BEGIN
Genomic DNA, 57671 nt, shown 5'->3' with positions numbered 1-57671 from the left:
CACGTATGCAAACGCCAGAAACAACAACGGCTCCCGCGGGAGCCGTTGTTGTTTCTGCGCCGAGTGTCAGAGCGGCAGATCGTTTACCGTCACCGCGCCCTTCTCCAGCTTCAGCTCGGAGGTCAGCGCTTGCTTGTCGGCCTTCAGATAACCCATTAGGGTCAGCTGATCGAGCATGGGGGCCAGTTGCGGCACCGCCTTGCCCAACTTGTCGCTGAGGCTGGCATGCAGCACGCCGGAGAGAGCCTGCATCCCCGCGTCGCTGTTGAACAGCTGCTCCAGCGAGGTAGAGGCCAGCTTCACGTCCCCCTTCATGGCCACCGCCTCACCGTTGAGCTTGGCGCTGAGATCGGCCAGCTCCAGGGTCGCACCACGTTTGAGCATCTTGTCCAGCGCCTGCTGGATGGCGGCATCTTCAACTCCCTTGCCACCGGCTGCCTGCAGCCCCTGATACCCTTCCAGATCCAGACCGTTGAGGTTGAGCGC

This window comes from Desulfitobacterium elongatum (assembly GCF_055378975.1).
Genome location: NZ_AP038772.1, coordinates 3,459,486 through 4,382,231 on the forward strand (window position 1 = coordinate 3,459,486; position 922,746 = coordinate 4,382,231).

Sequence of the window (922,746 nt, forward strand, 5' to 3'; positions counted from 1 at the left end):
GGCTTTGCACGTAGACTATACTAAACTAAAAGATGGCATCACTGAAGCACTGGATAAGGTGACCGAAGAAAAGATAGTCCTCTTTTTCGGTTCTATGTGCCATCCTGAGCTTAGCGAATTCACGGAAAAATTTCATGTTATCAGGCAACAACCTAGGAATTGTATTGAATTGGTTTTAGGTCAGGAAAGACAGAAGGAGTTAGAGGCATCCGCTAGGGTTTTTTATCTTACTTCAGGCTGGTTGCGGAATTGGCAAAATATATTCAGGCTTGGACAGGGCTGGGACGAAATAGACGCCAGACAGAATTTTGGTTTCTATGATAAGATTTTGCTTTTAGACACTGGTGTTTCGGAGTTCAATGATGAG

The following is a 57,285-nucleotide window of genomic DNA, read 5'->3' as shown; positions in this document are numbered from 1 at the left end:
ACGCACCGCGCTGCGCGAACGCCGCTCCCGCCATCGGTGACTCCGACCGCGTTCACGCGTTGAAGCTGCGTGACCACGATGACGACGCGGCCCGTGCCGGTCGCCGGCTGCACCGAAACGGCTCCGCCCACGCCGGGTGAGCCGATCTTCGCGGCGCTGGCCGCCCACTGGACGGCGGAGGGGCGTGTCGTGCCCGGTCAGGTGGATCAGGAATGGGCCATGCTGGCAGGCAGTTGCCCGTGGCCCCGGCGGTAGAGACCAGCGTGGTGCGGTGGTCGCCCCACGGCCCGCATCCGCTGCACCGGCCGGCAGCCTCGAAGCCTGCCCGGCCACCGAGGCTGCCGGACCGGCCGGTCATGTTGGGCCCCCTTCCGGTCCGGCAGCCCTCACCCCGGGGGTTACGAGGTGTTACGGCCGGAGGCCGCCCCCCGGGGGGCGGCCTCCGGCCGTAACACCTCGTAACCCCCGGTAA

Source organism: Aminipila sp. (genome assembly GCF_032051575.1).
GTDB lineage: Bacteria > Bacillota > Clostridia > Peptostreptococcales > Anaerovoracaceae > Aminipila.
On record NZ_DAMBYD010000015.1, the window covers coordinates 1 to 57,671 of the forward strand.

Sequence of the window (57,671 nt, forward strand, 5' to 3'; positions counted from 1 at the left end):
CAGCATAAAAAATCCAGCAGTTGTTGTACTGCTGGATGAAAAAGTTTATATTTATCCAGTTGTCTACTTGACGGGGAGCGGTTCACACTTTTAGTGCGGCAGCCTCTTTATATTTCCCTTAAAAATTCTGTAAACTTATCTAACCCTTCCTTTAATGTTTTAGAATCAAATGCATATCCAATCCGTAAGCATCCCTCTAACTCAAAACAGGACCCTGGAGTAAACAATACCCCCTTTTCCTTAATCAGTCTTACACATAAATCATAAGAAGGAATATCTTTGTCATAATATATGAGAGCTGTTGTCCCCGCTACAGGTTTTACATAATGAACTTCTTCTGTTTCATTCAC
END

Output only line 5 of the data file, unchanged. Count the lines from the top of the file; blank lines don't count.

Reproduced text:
Sequence of the window (922,746 nt, forward strand, 5' to 3'; positions counted from 1 at the left end):